This article is part of our special report Generational renewal in agriculture.
Young farmers accessing land via non-conventional contracts are eligible for EU subsidies, according to the European Commission. But in practice, burdensome administrative constraints often outweighs any financial advantage, meaning that landowners are cashing in while young farmers are missing out.
Lack of access to affordable land for new farmers is widely recognised as the largest obstacle to new farming entrants.
Most of Europe’s agricultural land is in the hands of greying farmers: more than half of farmland is managed by farmers over the age of 55, and nearly a third by farmers over 65. In contrast, only 6% of the total land area is managed by farmers under 35.
A generational transfer is therefore required to enable new farmers to enter the profession, thus ensuring the future of Europe’s farming sector.
This is recognised by the European Parliament, which stated in their 2018 report on the CAP reform that “in order to achieve sustainable agriculture, young farmers must be able to invest and acquire agricultural land.”
However, instead of being a catalyst for new entrants into farming, the structure of the direct payment subsidies combined with inadequate support measures often concur to hamper the entry of prospective farmers.
This means that currently, only 1 out of every 3 new farmers receive public subsidies.
Precarious free contracts
Increasingly, prospective farmers are being driven to seek out more unconventional forms of land access.
Many new farmers are now choosing to enter into a mutually beneficial agreement with a landowner or established farmer who has land available and wants it to be used to develop a new farming business.
This agreement may take much different business and legal forms. In some instances, the new farmer and the landowner or established farmer will be business partners; in other instances, the relationship will be closer to a classical land tenancy.
A commonly used agreement is a free access arrangement called the ‘Commodat’, also known as a ‘loan for use’. This contract is described as “a precarious free contract” by the 2016-7 report by the EU Commission on supporting entry into farming.
The report states that this kind of contract theoretically allows for a partnership to be set up without entering into a conventional lease contract.
A reluctance to rent in the traditional sense means that most landowners prefer this kind of lease.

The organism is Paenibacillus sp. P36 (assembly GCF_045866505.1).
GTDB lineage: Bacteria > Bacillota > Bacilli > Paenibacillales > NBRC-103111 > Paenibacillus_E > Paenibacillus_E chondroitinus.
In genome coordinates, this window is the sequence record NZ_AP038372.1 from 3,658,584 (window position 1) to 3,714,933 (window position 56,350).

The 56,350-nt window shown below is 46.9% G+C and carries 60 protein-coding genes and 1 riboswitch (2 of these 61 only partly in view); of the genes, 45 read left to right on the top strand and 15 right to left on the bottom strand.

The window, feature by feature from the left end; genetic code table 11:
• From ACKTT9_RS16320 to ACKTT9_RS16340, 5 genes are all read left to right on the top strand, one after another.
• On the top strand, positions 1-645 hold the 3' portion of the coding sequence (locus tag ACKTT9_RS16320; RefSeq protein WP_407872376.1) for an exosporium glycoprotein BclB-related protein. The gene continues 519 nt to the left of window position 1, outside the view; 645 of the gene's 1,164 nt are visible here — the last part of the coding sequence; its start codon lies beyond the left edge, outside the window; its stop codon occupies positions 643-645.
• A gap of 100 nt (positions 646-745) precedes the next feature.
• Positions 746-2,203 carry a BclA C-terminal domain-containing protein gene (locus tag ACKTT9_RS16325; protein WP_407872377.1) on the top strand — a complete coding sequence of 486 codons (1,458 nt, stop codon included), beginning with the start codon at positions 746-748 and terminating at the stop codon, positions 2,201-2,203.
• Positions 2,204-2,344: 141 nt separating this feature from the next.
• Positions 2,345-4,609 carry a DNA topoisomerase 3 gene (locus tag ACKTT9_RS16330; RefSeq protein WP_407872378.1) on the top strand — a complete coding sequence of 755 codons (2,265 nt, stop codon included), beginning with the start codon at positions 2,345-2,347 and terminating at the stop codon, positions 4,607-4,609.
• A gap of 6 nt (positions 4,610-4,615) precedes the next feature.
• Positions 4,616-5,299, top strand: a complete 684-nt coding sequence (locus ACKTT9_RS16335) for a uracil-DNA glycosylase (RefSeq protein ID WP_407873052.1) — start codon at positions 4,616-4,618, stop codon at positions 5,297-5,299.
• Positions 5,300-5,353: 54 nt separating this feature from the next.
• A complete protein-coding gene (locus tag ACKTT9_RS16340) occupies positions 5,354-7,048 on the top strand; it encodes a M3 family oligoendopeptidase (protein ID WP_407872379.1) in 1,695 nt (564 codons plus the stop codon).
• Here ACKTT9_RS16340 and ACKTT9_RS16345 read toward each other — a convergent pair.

However, these can place farmers in a precarious condition, without necessarily the security to farm the land from one year to the next or any guarantee regarding the rental price.
Commission committed to helping young farmers
The EU executive acknowledged that land access is a major barrier to young farmers joining the profession, a Commission source told EURACTIV, adding that attracting young people into the sector and helping them establish themselves as viable businesses is one of the main priorities of the CAP post-2020.
They stated that, provided young farmers met the basic eligibility requirements, they were entitled to receive CAP subsidies while they were accessing land via a contract such as the ‘Commodat’. They specified that the subsidies would go to the land user, not the landowner.
Fiona Lally, communications officer at the Conseil Européen des Jeunes Agriculteurs (CEJA) representing young farmers, told EURACTIV that there have been a number of initiatives at member state level that facilitate the transfer of land between the older and younger generations of farmers.
These include the creation of partnerships, as it happens in Ireland with the Land Mobility Service and in Italy with “società di affiancamento” (mentoring partnerships).
She stated that if a written contract or agreement is put in place between the participants in such initiatives, a farmer’s access to EU subsidies will not be jeopardised.
However, it seems that this is not always how it works in practice.
EURACTIV spoke to David Dupuis from Terre-en-Vue, a movement that works to facilitate access to land in Belgium, who said that due to the relatively low average basic payment entitlement compared to the administrative burden of applying for subsidies, many young market gardeners are choosing to forgo subsidies.
He said the average basic payment to young farmers in Wallonia in 2019 was €114.15 per hectare per year. When combined with young and green payments, this made an average payment of €400 per hectare per year.
This is largely due to the fact that subsidies and extension services are still mostly tailored to continuers and ‘typical’ farming projects, but many young farmers practice innovative projects which often include uncommon activities on a small surface area.
Dupuis said this means that, in many cases, new market gardeners work on the land of other farmers or declarants who keep their basic payments.
He added that this is especially the case for older farmers, as they are often the ones who offer land to start-up market gardeners, who therefore capitalise on premiums to ensure their retirement.
Dupuis also said landowners often charge rent which is “often well above the legal land levels set by law on farms’”.
Zoé Gallez, who also works for Terre-en-Vue, concurred, saying that while technically farmers are able to access CAP funding regardless of whether they lease or own the land, in practice, if a farmer rents a plot of land on a precarious or temporary basis to a young person, they will often tend to keep access to the aid.
She stated that this is because “administrative constraints often outweigh the financial advantage”.
[Edited by Gerardo Fortuna]